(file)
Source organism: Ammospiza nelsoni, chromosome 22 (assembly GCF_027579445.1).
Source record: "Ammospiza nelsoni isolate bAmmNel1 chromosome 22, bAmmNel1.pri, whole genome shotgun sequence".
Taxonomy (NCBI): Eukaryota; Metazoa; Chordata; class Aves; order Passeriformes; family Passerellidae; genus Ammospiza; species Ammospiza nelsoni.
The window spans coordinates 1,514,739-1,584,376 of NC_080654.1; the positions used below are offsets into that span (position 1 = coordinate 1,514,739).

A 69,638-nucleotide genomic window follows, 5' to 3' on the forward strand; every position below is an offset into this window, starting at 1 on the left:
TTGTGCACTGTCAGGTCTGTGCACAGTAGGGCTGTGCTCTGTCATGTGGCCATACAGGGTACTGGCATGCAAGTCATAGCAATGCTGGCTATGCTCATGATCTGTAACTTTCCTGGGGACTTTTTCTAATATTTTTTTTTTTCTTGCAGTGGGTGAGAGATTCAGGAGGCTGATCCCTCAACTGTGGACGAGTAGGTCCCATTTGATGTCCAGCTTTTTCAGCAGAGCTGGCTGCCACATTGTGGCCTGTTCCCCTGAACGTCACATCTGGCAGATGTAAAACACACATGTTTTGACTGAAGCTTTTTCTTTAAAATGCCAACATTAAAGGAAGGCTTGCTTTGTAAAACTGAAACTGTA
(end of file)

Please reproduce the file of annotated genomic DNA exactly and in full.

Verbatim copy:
Source organism: Ammospiza nelsoni, chromosome 22 (assembly GCF_027579445.1).
Source record: "Ammospiza nelsoni isolate bAmmNel1 chromosome 22, bAmmNel1.pri, whole genome shotgun sequence".
Taxonomy (NCBI): Eukaryota; Metazoa; Chordata; class Aves; order Passeriformes; family Passerellidae; genus Ammospiza; species Ammospiza nelsoni.
The window spans coordinates 1,514,739-1,584,376 of NC_080654.1; the positions used below are offsets into that span (position 1 = coordinate 1,514,739).

A 69,638-nucleotide genomic window follows, 5' to 3' on the forward strand; every position below is an offset into this window, starting at 1 on the left:
TTGTGCACTGTCAGGTCTGTGCACAGTAGGGCTGTGCTCTGTCATGTGGCCATACAGGGTACTGGCATGCAAGTCATAGCAATGCTGGCTATGCTCATGATCTGTAACTTTCCTGGGGACTTTTTCTAATATTTTTTTTTTTCTTGCAGTGGGTGAGAGATTCAGGAGGCTGATCCCTCAACTGTGGACGAGTAGGTCCCATTTGATGTCCAGCTTTTTCAGCAGAGCTGGCTGCCACATTGTGGCCTGTTCCCCTGAACGTCACATCTGGCAGATGTAAAACACACATGTTTTGACTGAAGCTTTTTCTTTAAAATGCCAACATTAAAGGAAGGCTTGCTTTGTAAAACTGAAACTGTA